See below for the most recent news regarding Florida's water resources!


When local communities step up, our waterways win | Guest column
As vice chair of the governing board of the South Florida Water Management District and a longtime South Florida resident, I have a deep sense of responsibility to follow sound science in making decisions to keep all of our waterways clean. Our environment and the residents and wildlife that call it home, as well as our burgeoning economy, depend on both state and federal agencies to do their part to ensure the cleanliness and health of this important resource.



Editorial: Florida's environment is at historic crossroads
As they have for decades, the real estate brochures and tourism campaigns continue to tout Florida as a sun-kissed Shangri-la, blessed with clear blue waters and pristine beaches that look like paradise. Those of us who live here know paradise is in trouble. Even as North Florida struggles to recover from the devastation of Hurricane Michael, a more persistent, insidious crisis has been brewing for decades. Florida has become the land of sunshine and environmental crisis.



City and county leaders say they're ready if red tide shows up again
If it wasn't for a sign saying 'red tide may be present,' you wouldn't know Boynton Beach's Oceanfront park was shut down a few weeks ago. "We just love the weather down here," said Kevin Palmer. "We were a little bit worried about the fact that we wouldn't able to get in the water." Palmer is visiting Boynton Beach with his family from New York. Unlike a few weeks ago when the red tide was causing respiratory issues and closing down beaches throughout the east coast, red tide levels are very low at Oceanfront Park and most county beaches north and south of there.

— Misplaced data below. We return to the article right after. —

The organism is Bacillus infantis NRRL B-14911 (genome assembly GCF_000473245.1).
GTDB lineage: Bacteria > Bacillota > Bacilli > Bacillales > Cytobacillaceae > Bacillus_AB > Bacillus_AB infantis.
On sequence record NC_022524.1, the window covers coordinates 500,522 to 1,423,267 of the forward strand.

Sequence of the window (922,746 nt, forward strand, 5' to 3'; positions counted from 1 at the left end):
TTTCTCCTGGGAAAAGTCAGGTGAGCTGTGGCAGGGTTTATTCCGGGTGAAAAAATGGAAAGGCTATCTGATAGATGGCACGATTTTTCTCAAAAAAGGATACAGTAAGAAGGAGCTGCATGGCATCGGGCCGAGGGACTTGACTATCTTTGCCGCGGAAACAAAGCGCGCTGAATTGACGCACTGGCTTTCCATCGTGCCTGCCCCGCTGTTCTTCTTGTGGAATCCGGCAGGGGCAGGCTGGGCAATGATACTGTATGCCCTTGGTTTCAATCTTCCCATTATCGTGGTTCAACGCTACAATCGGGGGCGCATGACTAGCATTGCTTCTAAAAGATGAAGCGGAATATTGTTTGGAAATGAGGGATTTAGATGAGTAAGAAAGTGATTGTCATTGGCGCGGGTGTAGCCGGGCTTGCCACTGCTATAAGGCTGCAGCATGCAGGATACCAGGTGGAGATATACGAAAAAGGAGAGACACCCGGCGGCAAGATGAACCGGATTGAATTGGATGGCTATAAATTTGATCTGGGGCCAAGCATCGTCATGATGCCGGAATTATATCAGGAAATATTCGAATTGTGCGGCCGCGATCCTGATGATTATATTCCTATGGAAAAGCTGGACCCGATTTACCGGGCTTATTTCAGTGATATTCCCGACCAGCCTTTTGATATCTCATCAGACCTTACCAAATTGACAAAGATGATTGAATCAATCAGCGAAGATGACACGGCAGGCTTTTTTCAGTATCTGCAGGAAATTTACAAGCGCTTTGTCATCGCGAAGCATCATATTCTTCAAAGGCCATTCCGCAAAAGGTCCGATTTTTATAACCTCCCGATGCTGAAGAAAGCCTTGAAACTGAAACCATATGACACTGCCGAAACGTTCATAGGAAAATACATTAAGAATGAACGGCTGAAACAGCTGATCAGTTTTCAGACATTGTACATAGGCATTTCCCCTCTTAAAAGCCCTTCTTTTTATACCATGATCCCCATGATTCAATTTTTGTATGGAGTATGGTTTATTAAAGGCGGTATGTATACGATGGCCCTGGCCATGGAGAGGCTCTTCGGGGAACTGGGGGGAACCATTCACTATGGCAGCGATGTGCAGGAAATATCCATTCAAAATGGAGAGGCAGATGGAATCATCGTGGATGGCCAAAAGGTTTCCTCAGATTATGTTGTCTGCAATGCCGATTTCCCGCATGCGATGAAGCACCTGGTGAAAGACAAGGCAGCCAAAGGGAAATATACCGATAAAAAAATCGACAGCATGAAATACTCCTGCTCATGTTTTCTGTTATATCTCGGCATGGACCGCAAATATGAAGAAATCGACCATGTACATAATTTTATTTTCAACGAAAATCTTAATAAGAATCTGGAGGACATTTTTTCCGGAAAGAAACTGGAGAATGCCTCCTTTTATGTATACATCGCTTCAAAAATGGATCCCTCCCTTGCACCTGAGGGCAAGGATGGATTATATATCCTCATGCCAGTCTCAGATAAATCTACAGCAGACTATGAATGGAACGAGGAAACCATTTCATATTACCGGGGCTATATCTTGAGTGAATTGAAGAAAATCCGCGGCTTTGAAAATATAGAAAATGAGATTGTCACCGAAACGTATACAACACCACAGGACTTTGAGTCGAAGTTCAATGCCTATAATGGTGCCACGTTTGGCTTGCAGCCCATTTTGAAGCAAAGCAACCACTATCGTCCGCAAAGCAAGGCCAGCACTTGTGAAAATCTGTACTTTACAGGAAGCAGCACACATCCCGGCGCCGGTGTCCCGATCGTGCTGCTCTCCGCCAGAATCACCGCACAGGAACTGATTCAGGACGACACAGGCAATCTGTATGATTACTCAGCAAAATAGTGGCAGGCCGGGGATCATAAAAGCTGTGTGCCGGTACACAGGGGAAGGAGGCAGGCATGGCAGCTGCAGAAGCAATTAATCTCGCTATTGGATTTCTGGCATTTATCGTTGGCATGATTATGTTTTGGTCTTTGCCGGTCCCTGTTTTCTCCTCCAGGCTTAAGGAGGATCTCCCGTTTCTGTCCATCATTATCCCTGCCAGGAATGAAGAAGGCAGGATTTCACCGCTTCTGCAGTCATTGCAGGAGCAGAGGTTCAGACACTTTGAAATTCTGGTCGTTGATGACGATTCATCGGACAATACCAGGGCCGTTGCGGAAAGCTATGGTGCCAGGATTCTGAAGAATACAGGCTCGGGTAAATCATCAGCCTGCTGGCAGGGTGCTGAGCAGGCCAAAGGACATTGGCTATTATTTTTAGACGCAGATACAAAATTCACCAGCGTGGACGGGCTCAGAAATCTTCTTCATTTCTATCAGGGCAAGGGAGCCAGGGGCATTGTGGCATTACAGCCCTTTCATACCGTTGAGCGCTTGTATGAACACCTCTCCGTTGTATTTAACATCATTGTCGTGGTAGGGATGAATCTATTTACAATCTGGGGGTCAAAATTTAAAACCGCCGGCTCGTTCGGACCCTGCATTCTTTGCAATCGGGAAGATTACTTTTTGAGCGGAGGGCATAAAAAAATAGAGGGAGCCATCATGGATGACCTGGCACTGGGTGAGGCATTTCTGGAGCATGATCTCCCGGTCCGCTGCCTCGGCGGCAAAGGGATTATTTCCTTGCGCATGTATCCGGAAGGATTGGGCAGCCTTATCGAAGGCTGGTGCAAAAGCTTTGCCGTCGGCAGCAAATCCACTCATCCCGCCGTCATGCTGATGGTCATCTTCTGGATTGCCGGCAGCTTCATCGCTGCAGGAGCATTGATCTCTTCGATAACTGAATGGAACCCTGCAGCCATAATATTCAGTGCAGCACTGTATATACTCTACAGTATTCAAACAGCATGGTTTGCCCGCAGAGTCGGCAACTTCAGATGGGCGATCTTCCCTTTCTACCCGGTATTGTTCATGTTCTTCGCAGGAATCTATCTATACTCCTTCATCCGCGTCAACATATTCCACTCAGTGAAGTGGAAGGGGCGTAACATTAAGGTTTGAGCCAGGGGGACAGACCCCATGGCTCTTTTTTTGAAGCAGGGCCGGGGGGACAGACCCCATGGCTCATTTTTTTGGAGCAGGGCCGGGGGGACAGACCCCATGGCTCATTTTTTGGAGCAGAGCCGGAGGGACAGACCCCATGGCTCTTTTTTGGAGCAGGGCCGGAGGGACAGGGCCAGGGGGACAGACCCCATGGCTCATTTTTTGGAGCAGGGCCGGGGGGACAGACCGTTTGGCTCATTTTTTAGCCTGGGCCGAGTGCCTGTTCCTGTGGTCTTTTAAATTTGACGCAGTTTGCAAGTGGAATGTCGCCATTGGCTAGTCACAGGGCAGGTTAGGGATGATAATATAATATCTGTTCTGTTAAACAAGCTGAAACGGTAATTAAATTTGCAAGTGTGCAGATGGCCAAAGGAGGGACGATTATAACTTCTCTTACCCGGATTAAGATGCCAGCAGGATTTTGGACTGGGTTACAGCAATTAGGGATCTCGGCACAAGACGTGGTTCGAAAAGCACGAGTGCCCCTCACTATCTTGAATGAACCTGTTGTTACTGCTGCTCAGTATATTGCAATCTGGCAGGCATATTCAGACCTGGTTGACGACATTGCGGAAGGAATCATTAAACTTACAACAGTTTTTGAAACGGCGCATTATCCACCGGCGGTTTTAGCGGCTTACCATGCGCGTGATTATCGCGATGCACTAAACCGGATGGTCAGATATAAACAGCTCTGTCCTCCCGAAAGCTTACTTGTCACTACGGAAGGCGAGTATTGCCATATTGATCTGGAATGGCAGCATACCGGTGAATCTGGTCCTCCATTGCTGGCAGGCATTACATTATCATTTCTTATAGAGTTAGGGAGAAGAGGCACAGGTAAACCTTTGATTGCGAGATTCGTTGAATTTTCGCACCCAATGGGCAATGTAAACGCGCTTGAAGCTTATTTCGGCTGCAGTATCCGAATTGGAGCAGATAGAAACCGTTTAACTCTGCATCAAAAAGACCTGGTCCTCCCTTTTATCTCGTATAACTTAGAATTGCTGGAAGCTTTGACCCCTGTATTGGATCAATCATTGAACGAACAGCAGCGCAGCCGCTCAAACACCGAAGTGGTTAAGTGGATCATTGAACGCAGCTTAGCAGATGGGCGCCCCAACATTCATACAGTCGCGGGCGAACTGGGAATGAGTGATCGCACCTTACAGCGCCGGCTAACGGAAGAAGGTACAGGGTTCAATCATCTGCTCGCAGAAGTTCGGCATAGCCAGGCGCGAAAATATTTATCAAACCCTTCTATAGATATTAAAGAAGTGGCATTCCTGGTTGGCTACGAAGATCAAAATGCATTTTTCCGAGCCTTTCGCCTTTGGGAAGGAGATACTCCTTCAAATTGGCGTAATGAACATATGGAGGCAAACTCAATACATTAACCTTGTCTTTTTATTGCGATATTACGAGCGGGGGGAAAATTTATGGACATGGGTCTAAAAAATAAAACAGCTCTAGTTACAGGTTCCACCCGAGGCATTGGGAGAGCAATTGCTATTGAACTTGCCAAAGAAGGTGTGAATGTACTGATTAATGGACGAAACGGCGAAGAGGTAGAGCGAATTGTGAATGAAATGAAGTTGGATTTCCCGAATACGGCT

How monitoring local water supplies can build community
Water insecurity is a touchstone for 2018. Our planet isn't running out of water, but various kinds of mismanagement have led to local water crises across the planet, directly threatening millions of people. Ensuring water quality requires regular testing, protecting source water, monitoring and repairing distribution systems, treatment plants and other infrastructure, and developing the ability to recycle water and desalinate salt water. These activities require many types of specialists. But they can also benefit from the direct participation of engaged citizens, who themselves can also benefit from getting involved with this work.



Millions in tourism dollars lost because of red tide. Here's how area will fight back
By some estimates, red tide has cost Manatee County $4.4 million in direct visitor spending since early August, dealing a harsh blow to tourism, the area's leading economic engine. Even though conditions have improved recently and visitors are returning to the beach, red tide is a naturally occurring phenomenon, aggravated by human activity, and could intensify again.



EAA reservoir: U.S. Senate scheduled to vote on project to cut Lake Okeechobee discharges